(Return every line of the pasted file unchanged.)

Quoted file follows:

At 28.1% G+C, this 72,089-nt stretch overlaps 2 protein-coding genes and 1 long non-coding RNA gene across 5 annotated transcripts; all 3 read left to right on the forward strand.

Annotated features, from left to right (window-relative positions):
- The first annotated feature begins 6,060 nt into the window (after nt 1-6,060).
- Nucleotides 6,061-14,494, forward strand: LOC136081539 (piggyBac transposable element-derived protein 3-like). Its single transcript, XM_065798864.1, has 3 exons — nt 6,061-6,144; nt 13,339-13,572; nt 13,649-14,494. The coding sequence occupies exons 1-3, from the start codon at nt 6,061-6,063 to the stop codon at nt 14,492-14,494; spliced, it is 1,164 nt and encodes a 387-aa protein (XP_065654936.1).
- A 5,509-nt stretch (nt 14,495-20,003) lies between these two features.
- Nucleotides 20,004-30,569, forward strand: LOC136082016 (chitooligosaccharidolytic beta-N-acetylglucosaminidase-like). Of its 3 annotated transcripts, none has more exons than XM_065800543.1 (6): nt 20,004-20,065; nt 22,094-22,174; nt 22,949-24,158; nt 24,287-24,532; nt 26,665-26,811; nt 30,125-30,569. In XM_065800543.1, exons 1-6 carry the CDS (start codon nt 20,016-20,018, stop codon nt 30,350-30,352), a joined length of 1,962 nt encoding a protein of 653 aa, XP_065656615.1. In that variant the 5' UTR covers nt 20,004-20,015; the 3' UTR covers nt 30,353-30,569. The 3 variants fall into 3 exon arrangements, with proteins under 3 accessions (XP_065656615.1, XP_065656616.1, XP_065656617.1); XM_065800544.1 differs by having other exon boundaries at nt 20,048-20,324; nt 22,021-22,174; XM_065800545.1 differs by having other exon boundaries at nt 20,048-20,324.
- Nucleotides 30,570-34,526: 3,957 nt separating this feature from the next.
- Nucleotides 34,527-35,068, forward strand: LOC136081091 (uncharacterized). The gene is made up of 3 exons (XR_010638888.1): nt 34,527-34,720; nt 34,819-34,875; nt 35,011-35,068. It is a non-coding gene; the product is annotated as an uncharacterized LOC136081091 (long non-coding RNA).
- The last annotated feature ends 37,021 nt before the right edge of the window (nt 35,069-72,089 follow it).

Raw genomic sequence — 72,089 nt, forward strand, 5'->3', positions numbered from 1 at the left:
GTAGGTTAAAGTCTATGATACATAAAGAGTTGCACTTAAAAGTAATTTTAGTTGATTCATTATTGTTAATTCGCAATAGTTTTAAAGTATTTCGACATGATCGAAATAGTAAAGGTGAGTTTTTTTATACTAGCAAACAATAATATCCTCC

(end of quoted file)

At 28.1% G+C, this 72,089-nt stretch overlaps 2 protein-coding genes and 1 long non-coding RNA gene across 5 annotated transcripts; all 3 read left to right on the forward strand.

Annotated features, from left to right (window-relative positions):
- The first annotated feature begins 6,060 nt into the window (after nt 1-6,060).
- Nucleotides 6,061-14,494, forward strand: LOC136081539 (piggyBac transposable element-derived protein 3-like). Its single transcript, XM_065798864.1, has 3 exons — nt 6,061-6,144; nt 13,339-13,572; nt 13,649-14,494. The coding sequence occupies exons 1-3, from the start codon at nt 6,061-6,063 to the stop codon at nt 14,492-14,494; spliced, it is 1,164 nt and encodes a 387-aa protein (XP_065654936.1).
- A 5,509-nt stretch (nt 14,495-20,003) lies between these two features.
- Nucleotides 20,004-30,569, forward strand: LOC136082016 (chitooligosaccharidolytic beta-N-acetylglucosaminidase-like). Of its 3 annotated transcripts, none has more exons than XM_065800543.1 (6): nt 20,004-20,065; nt 22,094-22,174; nt 22,949-24,158; nt 24,287-24,532; nt 26,665-26,811; nt 30,125-30,569. In XM_065800543.1, exons 1-6 carry the CDS (start codon nt 20,016-20,018, stop codon nt 30,350-30,352), a joined length of 1,962 nt encoding a protein of 653 aa, XP_065656615.1. In that variant the 5' UTR covers nt 20,004-20,015; the 3' UTR covers nt 30,353-30,569. The 3 variants fall into 3 exon arrangements, with proteins under 3 accessions (XP_065656615.1, XP_065656616.1, XP_065656617.1); XM_065800544.1 differs by having other exon boundaries at nt 20,048-20,324; nt 22,021-22,174; XM_065800545.1 differs by having other exon boundaries at nt 20,048-20,324.
- Nucleotides 30,570-34,526: 3,957 nt separating this feature from the next.
- Nucleotides 34,527-35,068, forward strand: LOC136081091 (uncharacterized). The gene is made up of 3 exons (XR_010638888.1): nt 34,527-34,720; nt 34,819-34,875; nt 35,011-35,068. It is a non-coding gene; the product is annotated as an uncharacterized LOC136081091 (long non-coding RNA).
- The last annotated feature ends 37,021 nt before the right edge of the window (nt 35,069-72,089 follow it).

Raw genomic sequence — 72,089 nt, forward strand, 5'->3', positions numbered from 1 at the left:
GTAGGTTAAAGTCTATGATACATAAAGAGTTGCACTTAAAAGTAATTTTAGTTGATTCATTATTGTTAATTCGCAATAGTTTTAAAGTATTTCGACATGATCGAAATAGTAAAGGTGAGTTTTTTTATACTAGCAAACAATAATATCCTCC